Advisors can help their clients through a preventive approach or by changing their mindsets
When it comes to investment regrets, the best approach is to create a preventive portfolio.
That’s the idea put forth by Nobel Memorial Prize-winning behavioural economist Daniel Kahneman during the recent Morningstar Investment Conference held in Chicago. At one point, he recounted a time when he was working with a team that specialized in “sort of planning, financial advising for very wealthy people.”
“The idea that we had was to develop what we called a ‘regret-proof policy,” said Kahneman, as reported on ThinkAdvisor. “Even when things go badly, they are not going to rush to change their mind or change and to start over.”
In pursuing this “regret minimization,” as he called it, advisors could explore possible situations that people may not be thinking of. That includes the possibility of feeling regret and wanting to reverse a pre-planned decision — generally a bad idea when it comes to financial plans.
“We had people try to imagine various scenarios, in general, bad scenarios,” he explained. “The question was, at what point do you think that you would want to bail out? That you would want to change your mind?”
The exercise revealed that most of the participants, even the extremely wealthy ones, were extremely loss-averse. To minimize the risks of making poor decisions in the wake of a loss, Kahneman and the team he was working thought of having people set up two portfolios: one that’s risky and one that’s much safer.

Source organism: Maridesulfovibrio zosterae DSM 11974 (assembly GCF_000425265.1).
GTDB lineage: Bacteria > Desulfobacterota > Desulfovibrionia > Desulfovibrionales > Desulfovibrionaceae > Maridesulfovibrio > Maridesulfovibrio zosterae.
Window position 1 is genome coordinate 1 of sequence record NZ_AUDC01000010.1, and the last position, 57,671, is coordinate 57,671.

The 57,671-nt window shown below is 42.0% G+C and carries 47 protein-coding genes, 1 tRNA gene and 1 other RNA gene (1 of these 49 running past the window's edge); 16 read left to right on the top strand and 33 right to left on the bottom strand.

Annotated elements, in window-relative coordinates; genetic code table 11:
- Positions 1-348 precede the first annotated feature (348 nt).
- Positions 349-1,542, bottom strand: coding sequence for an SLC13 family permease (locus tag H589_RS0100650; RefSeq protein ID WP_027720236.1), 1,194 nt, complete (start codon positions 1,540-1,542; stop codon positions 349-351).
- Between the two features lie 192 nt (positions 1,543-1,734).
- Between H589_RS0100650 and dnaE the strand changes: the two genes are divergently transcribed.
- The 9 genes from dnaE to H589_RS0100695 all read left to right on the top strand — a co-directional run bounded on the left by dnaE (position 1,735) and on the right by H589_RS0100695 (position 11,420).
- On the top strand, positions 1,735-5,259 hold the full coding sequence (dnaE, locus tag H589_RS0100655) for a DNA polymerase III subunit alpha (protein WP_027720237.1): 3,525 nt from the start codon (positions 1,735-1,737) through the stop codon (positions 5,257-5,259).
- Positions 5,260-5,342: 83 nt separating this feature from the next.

The clients decide how much of their assets to put in each portfolio, and they see the results from each one separately. According to Kahneman, one of them will always do better than the market, which gives people some sense of accomplishment.
But what if someone is limited to only one portfolio? Patrick Lach, an associate professor of finance at Bellarmine University and founder of Lach Fiinancial, recently suggested another approach — one that involves a change in mindset.
“Too often, when making financial decisions, we judge the wisdom of a decision based on the outcome,” he wrote in the Wall Street Journal. “In other words, people think that if they regret a financial decision, it must have been a mistake.”
To illustrate, he pointed out that most people would think that an investor who put her whole life savings into a high-tech IPO that advanced 80% within six months made a smart decision, even though no financial expert would have advised her to do it. Conversely, someone who invested in a passive, low-cost index fund that dropped 30% last year would likely consider it a bad one in hindsight, but few objective financial experts would advise against it.
“Investors must use the past as a guide when weighing the risk and reward of different decisions,” Lach said, “but they should also consider the amount of risk they can afford to take and the amount they are willing to take.”